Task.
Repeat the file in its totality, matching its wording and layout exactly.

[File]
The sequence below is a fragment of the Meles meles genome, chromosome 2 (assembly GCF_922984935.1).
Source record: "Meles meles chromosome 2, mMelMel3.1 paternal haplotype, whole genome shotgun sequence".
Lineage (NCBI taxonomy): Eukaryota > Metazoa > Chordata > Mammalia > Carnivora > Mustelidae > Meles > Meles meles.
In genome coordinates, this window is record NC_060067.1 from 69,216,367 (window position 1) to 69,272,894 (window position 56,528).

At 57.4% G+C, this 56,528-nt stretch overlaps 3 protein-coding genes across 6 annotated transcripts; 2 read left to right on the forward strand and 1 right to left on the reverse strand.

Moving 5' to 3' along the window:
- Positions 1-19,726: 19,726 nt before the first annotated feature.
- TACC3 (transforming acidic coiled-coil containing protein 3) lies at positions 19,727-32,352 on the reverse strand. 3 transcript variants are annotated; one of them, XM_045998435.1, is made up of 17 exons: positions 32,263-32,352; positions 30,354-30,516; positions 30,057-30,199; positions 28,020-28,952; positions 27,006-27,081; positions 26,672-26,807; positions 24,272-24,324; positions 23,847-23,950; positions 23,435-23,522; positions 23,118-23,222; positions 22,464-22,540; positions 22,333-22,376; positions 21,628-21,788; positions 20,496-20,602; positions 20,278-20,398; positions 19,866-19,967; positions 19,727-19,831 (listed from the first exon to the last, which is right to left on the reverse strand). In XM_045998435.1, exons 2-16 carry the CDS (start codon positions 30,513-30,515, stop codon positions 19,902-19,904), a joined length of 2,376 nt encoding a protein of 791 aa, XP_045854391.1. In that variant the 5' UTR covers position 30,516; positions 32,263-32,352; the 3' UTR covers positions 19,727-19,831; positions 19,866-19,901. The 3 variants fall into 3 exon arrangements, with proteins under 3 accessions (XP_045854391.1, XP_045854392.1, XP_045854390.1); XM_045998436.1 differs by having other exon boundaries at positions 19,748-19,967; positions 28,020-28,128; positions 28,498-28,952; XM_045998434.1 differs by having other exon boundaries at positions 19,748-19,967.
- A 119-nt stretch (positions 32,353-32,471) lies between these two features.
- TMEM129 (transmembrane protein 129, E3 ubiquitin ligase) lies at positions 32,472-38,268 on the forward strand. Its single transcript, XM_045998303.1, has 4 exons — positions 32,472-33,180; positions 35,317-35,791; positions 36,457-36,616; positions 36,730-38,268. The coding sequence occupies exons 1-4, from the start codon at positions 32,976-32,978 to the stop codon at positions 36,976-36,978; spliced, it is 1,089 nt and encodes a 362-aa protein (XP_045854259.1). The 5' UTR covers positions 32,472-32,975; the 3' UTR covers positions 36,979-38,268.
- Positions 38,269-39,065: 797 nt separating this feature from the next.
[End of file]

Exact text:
The sequence below is a fragment of the Meles meles genome, chromosome 2 (assembly GCF_922984935.1).
Source record: "Meles meles chromosome 2, mMelMel3.1 paternal haplotype, whole genome shotgun sequence".
Lineage (NCBI taxonomy): Eukaryota > Metazoa > Chordata > Mammalia > Carnivora > Mustelidae > Meles > Meles meles.
In genome coordinates, this window is record NC_060067.1 from 69,216,367 (window position 1) to 69,272,894 (window position 56,528).

At 57.4% G+C, this 56,528-nt stretch overlaps 3 protein-coding genes across 6 annotated transcripts; 2 read left to right on the forward strand and 1 right to left on the reverse strand.

Moving 5' to 3' along the window:
- Positions 1-19,726: 19,726 nt before the first annotated feature.
- TACC3 (transforming acidic coiled-coil containing protein 3) lies at positions 19,727-32,352 on the reverse strand. 3 transcript variants are annotated; one of them, XM_045998435.1, is made up of 17 exons: positions 32,263-32,352; positions 30,354-30,516; positions 30,057-30,199; positions 28,020-28,952; positions 27,006-27,081; positions 26,672-26,807; positions 24,272-24,324; positions 23,847-23,950; positions 23,435-23,522; positions 23,118-23,222; positions 22,464-22,540; positions 22,333-22,376; positions 21,628-21,788; positions 20,496-20,602; positions 20,278-20,398; positions 19,866-19,967; positions 19,727-19,831 (listed from the first exon to the last, which is right to left on the reverse strand). In XM_045998435.1, exons 2-16 carry the CDS (start codon positions 30,513-30,515, stop codon positions 19,902-19,904), a joined length of 2,376 nt encoding a protein of 791 aa, XP_045854391.1. In that variant the 5' UTR covers position 30,516; positions 32,263-32,352; the 3' UTR covers positions 19,727-19,831; positions 19,866-19,901. The 3 variants fall into 3 exon arrangements, with proteins under 3 accessions (XP_045854391.1, XP_045854392.1, XP_045854390.1); XM_045998436.1 differs by having other exon boundaries at positions 19,748-19,967; positions 28,020-28,128; positions 28,498-28,952; XM_045998434.1 differs by having other exon boundaries at positions 19,748-19,967.
- A 119-nt stretch (positions 32,353-32,471) lies between these two features.
- TMEM129 (transmembrane protein 129, E3 ubiquitin ligase) lies at positions 32,472-38,268 on the forward strand. Its single transcript, XM_045998303.1, has 4 exons — positions 32,472-33,180; positions 35,317-35,791; positions 36,457-36,616; positions 36,730-38,268. The coding sequence occupies exons 1-4, from the start codon at positions 32,976-32,978 to the stop codon at positions 36,976-36,978; spliced, it is 1,089 nt and encodes a 362-aa protein (XP_045854259.1). The 5' UTR covers positions 32,472-32,975; the 3' UTR covers positions 36,979-38,268.
- Positions 38,269-39,065: 797 nt separating this feature from the next.